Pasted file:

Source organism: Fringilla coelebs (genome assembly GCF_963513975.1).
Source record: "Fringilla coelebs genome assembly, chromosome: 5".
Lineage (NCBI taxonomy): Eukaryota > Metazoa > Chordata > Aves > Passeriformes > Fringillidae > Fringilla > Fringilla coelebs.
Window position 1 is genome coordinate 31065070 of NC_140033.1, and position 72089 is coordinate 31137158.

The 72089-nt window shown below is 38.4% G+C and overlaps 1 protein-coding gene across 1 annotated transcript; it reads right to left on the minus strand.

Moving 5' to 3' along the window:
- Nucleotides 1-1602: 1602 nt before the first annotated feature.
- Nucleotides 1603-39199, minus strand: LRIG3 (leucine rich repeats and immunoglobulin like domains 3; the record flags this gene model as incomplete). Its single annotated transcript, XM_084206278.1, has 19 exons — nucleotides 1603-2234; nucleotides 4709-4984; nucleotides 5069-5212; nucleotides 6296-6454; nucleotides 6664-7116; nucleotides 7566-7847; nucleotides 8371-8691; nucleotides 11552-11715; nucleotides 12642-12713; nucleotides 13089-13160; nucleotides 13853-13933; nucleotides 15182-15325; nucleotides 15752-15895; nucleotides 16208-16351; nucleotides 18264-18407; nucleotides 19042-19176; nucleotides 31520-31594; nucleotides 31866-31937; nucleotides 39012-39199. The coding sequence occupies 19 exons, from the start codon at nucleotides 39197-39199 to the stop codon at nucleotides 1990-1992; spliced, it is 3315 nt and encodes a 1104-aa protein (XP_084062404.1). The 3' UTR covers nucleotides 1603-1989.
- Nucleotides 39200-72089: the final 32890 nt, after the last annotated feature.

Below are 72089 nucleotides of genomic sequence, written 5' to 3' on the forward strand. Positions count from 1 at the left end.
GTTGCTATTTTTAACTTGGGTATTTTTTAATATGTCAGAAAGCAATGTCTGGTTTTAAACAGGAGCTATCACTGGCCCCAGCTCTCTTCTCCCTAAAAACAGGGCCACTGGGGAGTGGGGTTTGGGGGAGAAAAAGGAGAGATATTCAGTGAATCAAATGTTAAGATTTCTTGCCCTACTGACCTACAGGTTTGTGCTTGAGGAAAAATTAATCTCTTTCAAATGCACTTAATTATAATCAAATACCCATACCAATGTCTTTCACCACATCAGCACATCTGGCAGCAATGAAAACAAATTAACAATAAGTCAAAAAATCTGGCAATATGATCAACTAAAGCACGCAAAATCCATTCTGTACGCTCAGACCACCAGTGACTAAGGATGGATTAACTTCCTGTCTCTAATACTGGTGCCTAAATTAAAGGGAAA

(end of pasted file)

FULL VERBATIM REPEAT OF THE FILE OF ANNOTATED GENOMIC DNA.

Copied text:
Source organism: Fringilla coelebs (genome assembly GCF_963513975.1).
Source record: "Fringilla coelebs genome assembly, chromosome: 5".
Lineage (NCBI taxonomy): Eukaryota > Metazoa > Chordata > Aves > Passeriformes > Fringillidae > Fringilla > Fringilla coelebs.
Window position 1 is genome coordinate 31065070 of NC_140033.1, and position 72089 is coordinate 31137158.

The 72089-nt window shown below is 38.4% G+C and overlaps 1 protein-coding gene across 1 annotated transcript; it reads right to left on the minus strand.

Moving 5' to 3' along the window:
- Nucleotides 1-1602: 1602 nt before the first annotated feature.
- Nucleotides 1603-39199, minus strand: LRIG3 (leucine rich repeats and immunoglobulin like domains 3; the record flags this gene model as incomplete). Its single annotated transcript, XM_084206278.1, has 19 exons — nucleotides 1603-2234; nucleotides 4709-4984; nucleotides 5069-5212; nucleotides 6296-6454; nucleotides 6664-7116; nucleotides 7566-7847; nucleotides 8371-8691; nucleotides 11552-11715; nucleotides 12642-12713; nucleotides 13089-13160; nucleotides 13853-13933; nucleotides 15182-15325; nucleotides 15752-15895; nucleotides 16208-16351; nucleotides 18264-18407; nucleotides 19042-19176; nucleotides 31520-31594; nucleotides 31866-31937; nucleotides 39012-39199. The coding sequence occupies 19 exons, from the start codon at nucleotides 39197-39199 to the stop codon at nucleotides 1990-1992; spliced, it is 3315 nt and encodes a 1104-aa protein (XP_084062404.1). The 3' UTR covers nucleotides 1603-1989.
- Nucleotides 39200-72089: the final 32890 nt, after the last annotated feature.

Below are 72089 nucleotides of genomic sequence, written 5' to 3' on the forward strand. Positions count from 1 at the left end.
GTTGCTATTTTTAACTTGGGTATTTTTTAATATGTCAGAAAGCAATGTCTGGTTTTAAACAGGAGCTATCACTGGCCCCAGCTCTCTTCTCCCTAAAAACAGGGCCACTGGGGAGTGGGGTTTGGGGGAGAAAAAGGAGAGATATTCAGTGAATCAAATGTTAAGATTTCTTGCCCTACTGACCTACAGGTTTGTGCTTGAGGAAAAATTAATCTCTTTCAAATGCACTTAATTATAATCAAATACCCATACCAATGTCTTTCACCACATCAGCACATCTGGCAGCAATGAAAACAAATTAACAATAAGTCAAAAAATCTGGCAATATGATCAACTAAAGCACGCAAAATCCATTCTGTACGCTCAGACCACCAGTGACTAAGGATGGATTAACTTCCTGTCTCTAATACTGGTGCCTAAATTAAAGGGAAA